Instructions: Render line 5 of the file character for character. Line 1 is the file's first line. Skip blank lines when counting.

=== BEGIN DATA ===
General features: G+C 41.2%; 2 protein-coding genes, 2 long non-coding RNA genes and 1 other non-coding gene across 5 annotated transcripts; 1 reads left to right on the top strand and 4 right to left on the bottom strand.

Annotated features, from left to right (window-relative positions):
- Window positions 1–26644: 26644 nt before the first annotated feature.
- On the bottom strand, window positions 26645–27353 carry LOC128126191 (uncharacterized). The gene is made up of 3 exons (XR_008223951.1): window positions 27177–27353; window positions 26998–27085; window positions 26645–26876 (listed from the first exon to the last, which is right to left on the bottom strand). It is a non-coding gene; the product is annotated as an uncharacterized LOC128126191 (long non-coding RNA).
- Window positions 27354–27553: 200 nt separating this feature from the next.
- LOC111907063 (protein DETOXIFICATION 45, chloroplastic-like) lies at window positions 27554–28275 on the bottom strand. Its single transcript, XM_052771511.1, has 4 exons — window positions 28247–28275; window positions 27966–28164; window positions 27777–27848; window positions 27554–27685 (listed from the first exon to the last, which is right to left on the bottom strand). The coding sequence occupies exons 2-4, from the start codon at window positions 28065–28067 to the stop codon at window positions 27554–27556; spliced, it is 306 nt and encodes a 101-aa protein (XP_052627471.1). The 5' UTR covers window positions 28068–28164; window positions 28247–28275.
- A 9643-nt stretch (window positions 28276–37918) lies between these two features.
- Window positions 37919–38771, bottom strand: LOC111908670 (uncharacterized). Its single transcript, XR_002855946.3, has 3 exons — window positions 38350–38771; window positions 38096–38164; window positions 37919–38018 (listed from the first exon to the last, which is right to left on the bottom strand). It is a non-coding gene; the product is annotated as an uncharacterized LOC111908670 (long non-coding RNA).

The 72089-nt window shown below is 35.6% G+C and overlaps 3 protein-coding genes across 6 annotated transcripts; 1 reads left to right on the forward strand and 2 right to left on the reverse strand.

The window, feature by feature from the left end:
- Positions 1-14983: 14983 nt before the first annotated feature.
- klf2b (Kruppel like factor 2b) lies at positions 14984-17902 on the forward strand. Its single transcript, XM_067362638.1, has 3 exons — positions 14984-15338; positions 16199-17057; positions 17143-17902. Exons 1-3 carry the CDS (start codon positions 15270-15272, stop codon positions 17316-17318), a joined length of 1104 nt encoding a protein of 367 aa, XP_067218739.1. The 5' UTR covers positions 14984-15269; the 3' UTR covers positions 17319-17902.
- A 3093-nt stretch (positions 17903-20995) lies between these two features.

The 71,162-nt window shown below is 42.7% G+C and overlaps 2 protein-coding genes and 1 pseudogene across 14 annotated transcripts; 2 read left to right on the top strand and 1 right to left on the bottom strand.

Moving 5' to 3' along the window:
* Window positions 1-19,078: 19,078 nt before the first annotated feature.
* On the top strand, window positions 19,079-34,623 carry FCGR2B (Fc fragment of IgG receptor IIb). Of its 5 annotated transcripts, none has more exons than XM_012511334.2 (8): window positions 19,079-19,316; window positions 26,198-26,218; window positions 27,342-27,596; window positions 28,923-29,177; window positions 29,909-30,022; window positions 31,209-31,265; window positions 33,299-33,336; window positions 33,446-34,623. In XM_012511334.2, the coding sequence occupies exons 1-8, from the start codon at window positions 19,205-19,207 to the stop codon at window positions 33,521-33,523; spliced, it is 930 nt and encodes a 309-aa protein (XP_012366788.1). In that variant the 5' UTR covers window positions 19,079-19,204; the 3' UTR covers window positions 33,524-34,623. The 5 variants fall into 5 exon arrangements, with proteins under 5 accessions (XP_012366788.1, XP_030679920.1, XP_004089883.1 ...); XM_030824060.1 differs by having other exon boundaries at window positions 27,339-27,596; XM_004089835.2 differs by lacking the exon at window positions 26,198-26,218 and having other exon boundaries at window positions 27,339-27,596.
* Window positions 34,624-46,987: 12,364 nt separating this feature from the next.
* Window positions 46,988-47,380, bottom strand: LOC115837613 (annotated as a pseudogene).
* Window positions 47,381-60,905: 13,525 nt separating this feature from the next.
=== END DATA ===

- Window positions 27354–27553: 200 nt separating this feature from the next.